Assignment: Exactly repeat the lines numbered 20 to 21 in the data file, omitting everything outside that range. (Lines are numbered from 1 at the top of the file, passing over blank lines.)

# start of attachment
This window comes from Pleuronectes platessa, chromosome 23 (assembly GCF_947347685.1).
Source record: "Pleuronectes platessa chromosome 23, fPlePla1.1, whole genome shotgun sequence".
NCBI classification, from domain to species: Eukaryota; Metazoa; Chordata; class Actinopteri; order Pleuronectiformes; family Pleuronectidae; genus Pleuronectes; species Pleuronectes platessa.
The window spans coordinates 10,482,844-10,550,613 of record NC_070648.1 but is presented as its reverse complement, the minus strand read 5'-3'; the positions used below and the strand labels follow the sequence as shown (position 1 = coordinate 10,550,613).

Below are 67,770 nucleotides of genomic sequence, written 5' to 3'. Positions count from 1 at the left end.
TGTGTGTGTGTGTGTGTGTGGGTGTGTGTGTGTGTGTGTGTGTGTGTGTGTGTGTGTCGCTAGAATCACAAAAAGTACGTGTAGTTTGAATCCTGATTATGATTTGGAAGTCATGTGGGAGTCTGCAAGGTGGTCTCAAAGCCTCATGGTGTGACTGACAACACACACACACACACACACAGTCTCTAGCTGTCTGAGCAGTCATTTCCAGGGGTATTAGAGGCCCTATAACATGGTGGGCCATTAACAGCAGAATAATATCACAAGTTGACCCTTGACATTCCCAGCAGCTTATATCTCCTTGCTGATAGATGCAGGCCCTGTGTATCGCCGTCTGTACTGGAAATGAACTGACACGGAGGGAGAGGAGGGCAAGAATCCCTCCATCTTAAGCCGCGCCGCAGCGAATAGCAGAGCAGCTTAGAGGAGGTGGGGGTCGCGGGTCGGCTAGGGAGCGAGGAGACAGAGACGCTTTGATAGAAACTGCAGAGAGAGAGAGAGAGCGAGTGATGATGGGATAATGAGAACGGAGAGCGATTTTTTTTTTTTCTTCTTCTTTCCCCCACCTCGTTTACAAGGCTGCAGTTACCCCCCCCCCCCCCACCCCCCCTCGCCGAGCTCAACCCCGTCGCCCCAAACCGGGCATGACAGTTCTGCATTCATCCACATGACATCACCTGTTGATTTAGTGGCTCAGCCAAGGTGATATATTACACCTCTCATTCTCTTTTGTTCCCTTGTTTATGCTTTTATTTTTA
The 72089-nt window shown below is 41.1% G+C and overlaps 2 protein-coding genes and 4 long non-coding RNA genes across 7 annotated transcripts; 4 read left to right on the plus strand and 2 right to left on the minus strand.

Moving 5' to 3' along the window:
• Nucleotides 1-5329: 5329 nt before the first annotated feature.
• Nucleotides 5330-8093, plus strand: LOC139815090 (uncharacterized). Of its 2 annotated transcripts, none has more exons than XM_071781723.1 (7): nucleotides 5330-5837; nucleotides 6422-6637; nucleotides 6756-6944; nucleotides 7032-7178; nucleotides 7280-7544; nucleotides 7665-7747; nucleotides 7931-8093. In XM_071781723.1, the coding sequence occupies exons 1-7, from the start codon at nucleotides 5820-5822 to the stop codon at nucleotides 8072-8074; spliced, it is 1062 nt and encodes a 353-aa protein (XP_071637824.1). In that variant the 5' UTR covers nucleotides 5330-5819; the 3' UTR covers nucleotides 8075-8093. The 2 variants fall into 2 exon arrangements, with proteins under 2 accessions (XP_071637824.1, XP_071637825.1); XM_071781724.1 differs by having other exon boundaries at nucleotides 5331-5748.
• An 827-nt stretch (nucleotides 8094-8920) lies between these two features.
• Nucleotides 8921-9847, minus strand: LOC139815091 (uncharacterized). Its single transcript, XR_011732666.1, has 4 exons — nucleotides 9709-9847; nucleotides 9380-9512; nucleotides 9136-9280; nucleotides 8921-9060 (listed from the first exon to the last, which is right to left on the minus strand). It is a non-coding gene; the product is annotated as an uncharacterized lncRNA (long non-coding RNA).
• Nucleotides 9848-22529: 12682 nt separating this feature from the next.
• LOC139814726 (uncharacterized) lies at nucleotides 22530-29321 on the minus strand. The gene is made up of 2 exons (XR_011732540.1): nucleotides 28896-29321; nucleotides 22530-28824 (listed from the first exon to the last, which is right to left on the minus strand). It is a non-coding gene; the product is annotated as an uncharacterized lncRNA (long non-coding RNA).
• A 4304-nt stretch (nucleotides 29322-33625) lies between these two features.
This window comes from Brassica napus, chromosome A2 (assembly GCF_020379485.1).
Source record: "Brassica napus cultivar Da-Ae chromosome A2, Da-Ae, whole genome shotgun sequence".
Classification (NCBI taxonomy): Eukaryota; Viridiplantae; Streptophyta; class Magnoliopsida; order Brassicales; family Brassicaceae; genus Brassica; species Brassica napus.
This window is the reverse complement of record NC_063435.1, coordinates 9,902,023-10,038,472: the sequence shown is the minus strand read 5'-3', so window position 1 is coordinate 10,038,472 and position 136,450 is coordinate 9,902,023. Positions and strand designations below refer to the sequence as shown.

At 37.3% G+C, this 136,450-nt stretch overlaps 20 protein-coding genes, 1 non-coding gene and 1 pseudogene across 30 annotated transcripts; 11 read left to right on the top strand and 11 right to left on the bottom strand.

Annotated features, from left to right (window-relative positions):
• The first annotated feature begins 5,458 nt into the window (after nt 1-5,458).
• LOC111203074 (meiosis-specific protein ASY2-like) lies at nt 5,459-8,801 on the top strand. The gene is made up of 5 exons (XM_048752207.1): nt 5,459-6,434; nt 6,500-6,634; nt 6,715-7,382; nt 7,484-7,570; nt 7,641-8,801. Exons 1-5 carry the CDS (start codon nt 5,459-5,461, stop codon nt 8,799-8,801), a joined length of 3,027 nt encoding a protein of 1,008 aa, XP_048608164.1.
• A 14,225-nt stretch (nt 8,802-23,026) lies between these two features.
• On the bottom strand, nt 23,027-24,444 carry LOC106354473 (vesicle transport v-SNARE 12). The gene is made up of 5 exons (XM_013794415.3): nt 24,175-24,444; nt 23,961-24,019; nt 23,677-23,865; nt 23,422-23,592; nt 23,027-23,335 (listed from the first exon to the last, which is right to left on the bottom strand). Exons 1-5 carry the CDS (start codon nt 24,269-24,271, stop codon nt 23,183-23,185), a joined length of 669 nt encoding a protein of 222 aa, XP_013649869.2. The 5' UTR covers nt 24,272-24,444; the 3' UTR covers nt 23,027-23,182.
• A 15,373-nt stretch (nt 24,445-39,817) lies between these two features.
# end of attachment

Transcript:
At 37.3% G+C, this 136,450-nt stretch overlaps 20 protein-coding genes, 1 non-coding gene and 1 pseudogene across 30 annotated transcripts; 11 read left to right on the top strand and 11 right to left on the bottom strand.

Annotated features, from left to right (window-relative positions):